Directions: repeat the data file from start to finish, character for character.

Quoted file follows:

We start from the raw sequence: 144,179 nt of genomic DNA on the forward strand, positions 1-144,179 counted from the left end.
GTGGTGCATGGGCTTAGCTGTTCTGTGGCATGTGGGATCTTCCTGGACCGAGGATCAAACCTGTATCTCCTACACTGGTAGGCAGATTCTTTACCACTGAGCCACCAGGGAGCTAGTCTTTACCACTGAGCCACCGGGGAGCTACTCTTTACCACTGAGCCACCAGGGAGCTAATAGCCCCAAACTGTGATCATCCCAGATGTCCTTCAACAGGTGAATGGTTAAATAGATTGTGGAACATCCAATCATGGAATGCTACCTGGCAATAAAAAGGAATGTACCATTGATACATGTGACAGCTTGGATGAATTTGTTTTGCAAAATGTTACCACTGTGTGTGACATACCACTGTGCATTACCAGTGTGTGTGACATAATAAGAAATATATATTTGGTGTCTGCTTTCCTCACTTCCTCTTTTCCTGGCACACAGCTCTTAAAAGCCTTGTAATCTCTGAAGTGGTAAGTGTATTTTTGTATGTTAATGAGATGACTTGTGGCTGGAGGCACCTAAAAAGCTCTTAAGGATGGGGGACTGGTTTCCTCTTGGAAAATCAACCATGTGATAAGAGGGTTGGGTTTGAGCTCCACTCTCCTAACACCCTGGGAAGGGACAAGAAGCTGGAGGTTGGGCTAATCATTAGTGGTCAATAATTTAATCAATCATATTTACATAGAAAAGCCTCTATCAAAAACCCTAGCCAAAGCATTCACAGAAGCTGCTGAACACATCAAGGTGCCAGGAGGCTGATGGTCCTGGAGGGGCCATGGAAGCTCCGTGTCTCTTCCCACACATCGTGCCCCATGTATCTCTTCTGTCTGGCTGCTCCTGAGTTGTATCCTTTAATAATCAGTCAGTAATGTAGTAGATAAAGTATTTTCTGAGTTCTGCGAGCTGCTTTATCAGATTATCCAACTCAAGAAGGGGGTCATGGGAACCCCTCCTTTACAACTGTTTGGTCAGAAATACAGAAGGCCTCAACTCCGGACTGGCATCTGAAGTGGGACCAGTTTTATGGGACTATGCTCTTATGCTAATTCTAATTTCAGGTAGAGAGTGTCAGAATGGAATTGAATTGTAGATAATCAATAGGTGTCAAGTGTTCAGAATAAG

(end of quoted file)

We start from the raw sequence: 144,179 nt of genomic DNA on the forward strand, positions 1-144,179 counted from the left end.
GTGGTGCATGGGCTTAGCTGTTCTGTGGCATGTGGGATCTTCCTGGACCGAGGATCAAACCTGTATCTCCTACACTGGTAGGCAGATTCTTTACCACTGAGCCACCAGGGAGCTAGTCTTTACCACTGAGCCACCGGGGAGCTACTCTTTACCACTGAGCCACCAGGGAGCTAATAGCCCCAAACTGTGATCATCCCAGATGTCCTTCAACAGGTGAATGGTTAAATAGATTGTGGAACATCCAATCATGGAATGCTACCTGGCAATAAAAAGGAATGTACCATTGATACATGTGACAGCTTGGATGAATTTGTTTTGCAAAATGTTACCACTGTGTGTGACATACCACTGTGCATTACCAGTGTGTGTGACATAATAAGAAATATATATTTGGTGTCTGCTTTCCTCACTTCCTCTTTTCCTGGCACACAGCTCTTAAAAGCCTTGTAATCTCTGAAGTGGTAAGTGTATTTTTGTATGTTAATGAGATGACTTGTGGCTGGAGGCACCTAAAAAGCTCTTAAGGATGGGGGACTGGTTTCCTCTTGGAAAATCAACCATGTGATAAGAGGGTTGGGTTTGAGCTCCACTCTCCTAACACCCTGGGAAGGGACAAGAAGCTGGAGGTTGGGCTAATCATTAGTGGTCAATAATTTAATCAATCATATTTACATAGAAAAGCCTCTATCAAAAACCCTAGCCAAAGCATTCACAGAAGCTGCTGAACACATCAAGGTGCCAGGAGGCTGATGGTCCTGGAGGGGCCATGGAAGCTCCGTGTCTCTTCCCACACATCGTGCCCCATGTATCTCTTCTGTCTGGCTGCTCCTGAGTTGTATCCTTTAATAATCAGTCAGTAATGTAGTAGATAAAGTATTTTCTGAGTTCTGCGAGCTGCTTTATCAGATTATCCAACTCAAGAAGGGGGTCATGGGAACCCCTCCTTTACAACTGTTTGGTCAGAAATACAGAAGGCCTCAACTCCGGACTGGCATCTGAAGTGGGACCAGTTTTATGGGACTATGCTCTTATGCTAATTCTAATTTCAGGTAGAGAGTGTCAGAATGGAATTGAATTGTAGATAATCAATAGGTGTCAAGTGTTCAGAATAAG